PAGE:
The Atlanta show was clearly taped for television (more on that later), and is neither shot not edited very imaginatively; the cameras mostly keep their distance, staying in a few extended wide and medium shots and mostly alternating between them with little variance. It documents the event, yes, but doesn't do much to convey any excitement.

The disc's second show is a better one, as Brown and the JBs perform at New York's notorious Studio 54 in 1980. Many of the same songs are performed, though more energetically, and the 54 show hits a couple of cuts that are noticeably absent from the Atlanta gig, including "Sex Machine" and "I Got The Feelin'". More importantly, the intimacy of the venue puts the cameras much closer to the action, so there's more variety to the photography here. Brown is in undeniably better form, his singing more soulful and his dancing more present, and though the Soul G's in Atlanta are a pretty tight ensemble, the JBs are a better backing band.

Those improvements aside, this is still not classic James Brown. But with the dearth of footage from his greatest period, these shows are close enough to at least warrant a look.


Mostly bad news here--not to put too fine a point on it, but these shows look pretty bad. Both concerts appear to have been originally recorded for television, so the analog video image comes with all of the expected softness, chroma noise, and occasional comet trails. The Atlanta show is the better looking of the two; in Studio 54, the intense saturation of the club lights piles additional color bleeding and edge enhancement to the list of video woes.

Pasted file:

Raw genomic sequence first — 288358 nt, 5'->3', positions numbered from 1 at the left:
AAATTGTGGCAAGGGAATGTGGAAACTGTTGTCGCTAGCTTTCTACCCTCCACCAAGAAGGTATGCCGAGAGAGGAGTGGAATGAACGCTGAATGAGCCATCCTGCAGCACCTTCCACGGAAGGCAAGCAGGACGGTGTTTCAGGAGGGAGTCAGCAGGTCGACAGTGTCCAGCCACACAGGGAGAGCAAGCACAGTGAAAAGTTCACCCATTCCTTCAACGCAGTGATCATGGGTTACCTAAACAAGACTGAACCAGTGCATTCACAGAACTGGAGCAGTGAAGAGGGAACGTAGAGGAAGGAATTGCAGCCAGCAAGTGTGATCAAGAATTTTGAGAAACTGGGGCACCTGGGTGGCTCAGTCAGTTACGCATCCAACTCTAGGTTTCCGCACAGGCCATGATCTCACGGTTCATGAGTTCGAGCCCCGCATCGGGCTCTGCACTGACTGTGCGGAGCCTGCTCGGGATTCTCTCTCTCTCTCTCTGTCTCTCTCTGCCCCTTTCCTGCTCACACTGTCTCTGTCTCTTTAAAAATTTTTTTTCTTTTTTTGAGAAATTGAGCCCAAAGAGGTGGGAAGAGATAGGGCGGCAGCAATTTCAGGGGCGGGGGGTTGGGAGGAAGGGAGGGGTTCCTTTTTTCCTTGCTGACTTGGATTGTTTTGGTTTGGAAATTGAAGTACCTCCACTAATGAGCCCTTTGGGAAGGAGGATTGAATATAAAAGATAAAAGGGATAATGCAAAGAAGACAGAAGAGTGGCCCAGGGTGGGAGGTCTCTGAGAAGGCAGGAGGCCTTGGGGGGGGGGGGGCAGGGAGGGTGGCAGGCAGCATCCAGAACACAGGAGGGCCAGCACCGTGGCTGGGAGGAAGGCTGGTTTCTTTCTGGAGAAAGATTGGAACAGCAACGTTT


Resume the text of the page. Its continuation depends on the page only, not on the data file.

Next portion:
While much of the trouble is due to the source materials, there is also some noticeable compression artifacting that could have possibly been minimized if the distributor had sprung for a dual-layer instead of single-layer presentation.

The audio is a bit of a mixed bag. The disc trumpets a DTS mix and a 5.1 surround track, but the audio for both concerts pretty much blasts loud from all channels, with very little separation. I couldn't hear much difference between the straight-forward 2.0 stereo mix and the other channels, and there's surprisingly little happening in the subwoofer for a show with this much funky bass.

But, in the interest of fairness, it should be noted that 2.0 stereo is good enough for Brown's CDs, so we beggars probably shouldn't be choosers.

Not much of note here--there's a text Biography and Discography, as well as a Slideshow of album covers, magazine covers, and concert posters. All have music accompaniment, and that's about it.

Final Thoughts:
I'm a big James Brown fan, so I can't deny that I enjoyed James Brown: Double Dynamite!; the shows are fun, the bands are sharp, and Brown is always a joy to watch (even in the less energetic Atlanta performance). My reservations about the quality of the presentation are genuine, but the fact that we even have these concerts makes a lot of their flaws forgivable. Fans will want to pick it up (but only if they already own the Rhino set); everyone else should probably just Rent It.

Jason lives in New York. He holds an MA in Cultural Reporting and Criticism from NYU.